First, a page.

“The true power of what we do in our classrooms depends less on technology, and more on what we do with the technology we have”

This short video called The Networked Student perfectly sums up 21st century learning. Our network is connected within multiple networks. My fellow student Nikki describes our small class of NGL researchers as bound by the common interest in that we all are striving to finish our degrees, even though our professions differ, and we’re doing it virtually. Thanks to Tim Berners-Lee, I can write this post, research the ‘how to’ of 3D virtual learning environments, browse my Google+ communities, and order from Pizza Capers at the same time. Not pizza this time, but ‘classic bolognese pasta’ .. which I’m sure the recipe was obtained from somewhere on the net?

As a student of NGL, I have experienced first-hand the interaction and collaboration that can occur within communities of learning. We often have different ideas and interests but we also have in common a love of learning. Whether that is in our professions as teachers and librarians or learners of a new endeavour, we do seek to build a knowledge sharing/exchanging network that we can call upon when needed.

How does me the student of NGL make sense of my learning journey, and my role as teacher – or rather educator in this instance since I’m a librarian? By building trust. I cannot impart my learnt knowledge and experiences on an uninterested audience with success. Think of the difference between hearing and listening. If your audience (students) does not trust your insight/knowledge, they will hear what you are saying but chances are slim that they will be listening – and in my opinion, listening is where a love for life-long learning is build.

I leave you with this thought by Goodyear (2014) –

“Trust can be infectious within networks. People are more likely to trust friends of friends than random individuals”.

Featured image obtained from http://all-free-download.com

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Identifying Your PKM Toolbelt

In Networked and Global learning, the emphasis is on learning outside of your comfort zone, and establishing your life-long learning network globally. Personal Knowledge Mastery, or PKM for short, is identifying your own learning routine.

Harold Jarche (2014) identify PKM as a process of Seek, Sense and Share. Essentially how you seek information, how you make sense out of your newly obtained knowledge, and – important for Network and Global learning – how you share this information.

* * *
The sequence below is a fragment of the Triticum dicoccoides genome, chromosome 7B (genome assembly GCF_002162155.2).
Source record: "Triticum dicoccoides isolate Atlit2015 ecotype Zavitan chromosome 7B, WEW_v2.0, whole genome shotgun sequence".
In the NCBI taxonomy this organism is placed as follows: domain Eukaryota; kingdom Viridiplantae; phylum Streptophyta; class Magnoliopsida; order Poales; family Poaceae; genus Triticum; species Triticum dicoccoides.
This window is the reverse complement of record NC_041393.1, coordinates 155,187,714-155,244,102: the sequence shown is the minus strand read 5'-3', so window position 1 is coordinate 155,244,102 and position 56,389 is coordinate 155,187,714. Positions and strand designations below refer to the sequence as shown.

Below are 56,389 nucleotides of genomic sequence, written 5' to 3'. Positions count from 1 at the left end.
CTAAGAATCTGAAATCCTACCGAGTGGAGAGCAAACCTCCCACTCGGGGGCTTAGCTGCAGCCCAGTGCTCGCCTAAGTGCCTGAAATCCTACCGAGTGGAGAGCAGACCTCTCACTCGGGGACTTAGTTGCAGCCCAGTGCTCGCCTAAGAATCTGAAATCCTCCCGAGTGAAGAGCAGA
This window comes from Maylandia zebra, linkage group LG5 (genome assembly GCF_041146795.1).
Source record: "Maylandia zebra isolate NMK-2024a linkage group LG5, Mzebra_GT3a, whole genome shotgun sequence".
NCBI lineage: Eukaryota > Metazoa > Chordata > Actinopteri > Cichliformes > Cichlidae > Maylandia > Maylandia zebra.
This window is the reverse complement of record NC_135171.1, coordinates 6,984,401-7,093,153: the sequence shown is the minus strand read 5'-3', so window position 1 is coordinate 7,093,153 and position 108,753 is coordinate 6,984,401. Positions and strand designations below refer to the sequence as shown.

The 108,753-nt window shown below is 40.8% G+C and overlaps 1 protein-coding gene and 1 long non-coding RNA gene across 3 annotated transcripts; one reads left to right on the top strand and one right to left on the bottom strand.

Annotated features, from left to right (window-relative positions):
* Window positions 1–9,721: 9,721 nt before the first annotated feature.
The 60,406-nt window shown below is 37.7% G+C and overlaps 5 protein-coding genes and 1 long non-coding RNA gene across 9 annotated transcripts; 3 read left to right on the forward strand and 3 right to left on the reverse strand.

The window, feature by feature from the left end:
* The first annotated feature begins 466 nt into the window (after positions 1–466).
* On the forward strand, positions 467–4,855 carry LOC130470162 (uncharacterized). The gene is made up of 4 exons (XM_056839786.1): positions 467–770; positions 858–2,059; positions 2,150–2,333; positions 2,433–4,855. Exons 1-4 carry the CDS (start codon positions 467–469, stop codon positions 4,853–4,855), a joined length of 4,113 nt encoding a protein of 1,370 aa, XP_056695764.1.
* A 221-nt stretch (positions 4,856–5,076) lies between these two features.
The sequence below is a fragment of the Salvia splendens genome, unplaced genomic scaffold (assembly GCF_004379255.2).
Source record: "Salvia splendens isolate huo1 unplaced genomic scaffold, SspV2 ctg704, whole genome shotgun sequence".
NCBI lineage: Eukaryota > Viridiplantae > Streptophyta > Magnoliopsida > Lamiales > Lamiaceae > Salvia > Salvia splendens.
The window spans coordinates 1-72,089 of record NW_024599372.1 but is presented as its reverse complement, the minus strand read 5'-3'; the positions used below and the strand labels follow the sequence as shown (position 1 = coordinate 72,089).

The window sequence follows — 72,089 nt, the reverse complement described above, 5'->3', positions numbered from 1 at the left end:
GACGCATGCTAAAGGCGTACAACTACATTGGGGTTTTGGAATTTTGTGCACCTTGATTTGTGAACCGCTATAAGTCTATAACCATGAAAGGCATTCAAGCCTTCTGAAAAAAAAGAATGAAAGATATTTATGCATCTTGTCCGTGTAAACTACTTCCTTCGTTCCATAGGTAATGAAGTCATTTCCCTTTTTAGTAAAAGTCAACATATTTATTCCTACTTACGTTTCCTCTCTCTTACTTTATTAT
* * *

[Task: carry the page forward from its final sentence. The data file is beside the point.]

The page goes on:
Ira Socol (2009) from Michigan State University, explains that as humans we all require skills (whatever our interests are) and the ‘how to’ knowledge to share these skills within our network. Skills are transferrable, and sharing will enhance your own understanding, and appreciation of newly acquired skill sets.

This is where T.E.S.T comes in. Task – Environment – Skills – Tools. Skills are learned, and practised in an environment where one could fulfil a task, with specific tools used to complete the task. Some tools work better than other, some tools work quicker but not better.

Remember the days when learning anything you’re curious about meant a trip to the local library? If not, you might be a Digital Native, and Ira Socol are very opinionated about that!

“Don’t give me your “digital native” nonsense. People even need to learn to properly hold a hammer – tool skills are not natural. Nor is tool knowledge. Every day I go into schools where students struggling with reading are left in the dark – as if we denied wheelchairs to students who couldn’t walk on the theory that being left on the floor would motivate their legs to work. Teach your children well ” – Ira Socol

Looking at my own PKM, I find that the Internet plays a significant role. I can hardly imagine a time without the Internet .. although being connected to the NBN (national broadband network) does give me glimpses into the past of dial-up speed!

Social Media has for sure made it easier to connect globally and reach more knowledge communities.  As the image above shows, I use a variety of online platforms to seek and share information. Making sense of it all, is an ongoing process of reflecting and discussions with colleagues and peers. For seeking quality information, one can never pass a good database and for sharing online, I have found Google+ communities to be interesting and insightful. Some of my favourites are:

Libraries and Librarians

Serious Games

Raspberry Pi (quite a big and busy community)

As the semester progress, our PKM will expand and I for one plan to learn more about 3D virtual learning spaces and how libraries can utilise this effectively. Starting with learning how to ‘work’ Second Life.